Natasha Moharramzadeh’s Top Reads

10171040_10202402654614676_4233446792027693927_nNatasha Moharramzadeh was born in 1979 in the northern city of Lahijan. She holds an MA degree in Art Research from the Art University of Tehran, but is mostly known as an aspiring writer and dramatist. Natasha started her literary career in 2000 by writing plays and stories which soon brought her fame as well as a number of awards and positions such as:

Winner of the 6th Youth Poetry & Fiction Congress in Bandar Abbas (2004), nominee of Golshiri and Mehregan Awards for “It’s Past Death Time” (2005), twice winner of nationwide Qesas Festival for “Fancy of the Nile” (2007) and “Sign” (2009), finalist of Alborz Provincial Festival, winner of the 16th Iran International Festival of University Theater for the play “The Wall” (2011) and praiseworthy winner of the first Festival of Iran Foundation of Dramatic Literature (2013). Natasha’s debut short story collection, “They Die for Your Dress” was published by Hila Publications in 2014, while three of her plays collected in a book titled “Venus and the Plastic Pitcher” is awaiting publication by Ilia. Also, she has translated a collection of Sherwood Anderson’s short stories together with Reza Sotoudeh, which has just been released by Negah Publications (2014).

We asked Natasha about her best reads of world literature and her recommendations of the often neglected productions of contemporary Persian drama.


PARSAGON: What are the top seven works of world literature that have influenced your life and literary career?How?

MOHARRAMZADEH: 

  1. Don Quixote by Cervantes
  2. One Thousand and One Nights
  3. Caligula by Albert Camus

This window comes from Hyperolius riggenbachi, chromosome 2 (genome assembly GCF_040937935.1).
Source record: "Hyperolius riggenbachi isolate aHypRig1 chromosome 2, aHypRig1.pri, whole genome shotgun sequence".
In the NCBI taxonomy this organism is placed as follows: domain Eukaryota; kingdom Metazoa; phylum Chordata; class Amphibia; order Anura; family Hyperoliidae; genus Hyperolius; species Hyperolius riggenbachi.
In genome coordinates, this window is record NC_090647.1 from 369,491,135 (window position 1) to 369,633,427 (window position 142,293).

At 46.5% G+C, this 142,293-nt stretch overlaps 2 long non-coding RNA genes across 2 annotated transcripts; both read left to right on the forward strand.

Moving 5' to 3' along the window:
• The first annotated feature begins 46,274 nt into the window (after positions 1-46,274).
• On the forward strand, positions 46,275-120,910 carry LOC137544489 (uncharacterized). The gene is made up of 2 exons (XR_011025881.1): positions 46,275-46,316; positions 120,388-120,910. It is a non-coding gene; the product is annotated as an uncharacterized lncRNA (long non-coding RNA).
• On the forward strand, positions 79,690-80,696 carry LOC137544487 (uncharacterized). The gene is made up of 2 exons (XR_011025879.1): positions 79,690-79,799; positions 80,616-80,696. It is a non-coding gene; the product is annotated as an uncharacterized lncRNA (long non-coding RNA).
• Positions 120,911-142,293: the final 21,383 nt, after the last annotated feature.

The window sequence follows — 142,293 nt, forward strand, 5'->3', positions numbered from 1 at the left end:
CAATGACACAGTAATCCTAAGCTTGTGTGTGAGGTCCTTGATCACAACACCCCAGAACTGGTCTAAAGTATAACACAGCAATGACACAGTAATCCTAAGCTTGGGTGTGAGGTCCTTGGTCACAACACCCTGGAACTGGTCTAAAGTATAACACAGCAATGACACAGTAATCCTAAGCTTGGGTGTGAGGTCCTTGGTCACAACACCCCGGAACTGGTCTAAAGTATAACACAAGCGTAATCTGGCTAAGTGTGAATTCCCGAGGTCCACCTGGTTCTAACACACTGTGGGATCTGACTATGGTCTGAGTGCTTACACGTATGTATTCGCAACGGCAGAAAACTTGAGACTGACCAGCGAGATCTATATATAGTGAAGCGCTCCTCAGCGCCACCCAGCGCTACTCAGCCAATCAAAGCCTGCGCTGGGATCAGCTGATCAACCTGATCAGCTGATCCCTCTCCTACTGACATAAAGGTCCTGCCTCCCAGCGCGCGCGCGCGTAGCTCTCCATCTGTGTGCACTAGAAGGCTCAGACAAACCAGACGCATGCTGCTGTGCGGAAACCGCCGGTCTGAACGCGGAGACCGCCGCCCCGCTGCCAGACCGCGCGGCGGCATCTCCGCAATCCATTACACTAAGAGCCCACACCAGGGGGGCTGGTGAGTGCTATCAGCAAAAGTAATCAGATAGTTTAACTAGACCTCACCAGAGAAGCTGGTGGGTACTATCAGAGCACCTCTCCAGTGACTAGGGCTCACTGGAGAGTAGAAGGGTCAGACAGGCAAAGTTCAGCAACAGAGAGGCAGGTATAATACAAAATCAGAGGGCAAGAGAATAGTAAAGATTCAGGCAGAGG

4. Waiting for Godot by Samuel Beckett
  5. The Gambler by Fyodor Dostoyevsky
  6. Three Tales from the Life of Knulp by Herman Hesse
  7. The Unbearable Lightness of Things by Milan Kundera

You had asked me to write about my choices. The fact is that if all the books of the world are to burn and I’m allowed to take one book out of all the books, I would definitely pick Caligula – the quintessence of human beings’ perpetual sorrows, rebellions and desiring selves. What can I say about Waiting for Godot proportionate to its grandeur? Almost nothing. Dostoyevsky’s The Gambler was life per se, and just like some moments in real life, it made me lose my breath. Dox Quixote is the greatest and most precious tragic work I have ever seen. Tears I have shed for the cavalier and I have smiled with his loyal Sancho Panza, always wondering why Shakespeare is so definitely taken as the only tragedian who managed to accompany smiles with catastrophe.

I have admired One Thousand and One Nights for the existential anxiety in the spirit of the work. And Herman Hesse’s Knulp keeps me believing in humanity, honor and friendship even in the midst of despair. Therefore, I cannot cross out Herman Hesse from my favorite list in spite of many other desirable choices like Sherwood Anderson, William Faulkner, Salinger, Ernest Hemingway, Virginia Woolf, Simon de Beauvoir, Jean-Paul Sartre, etc.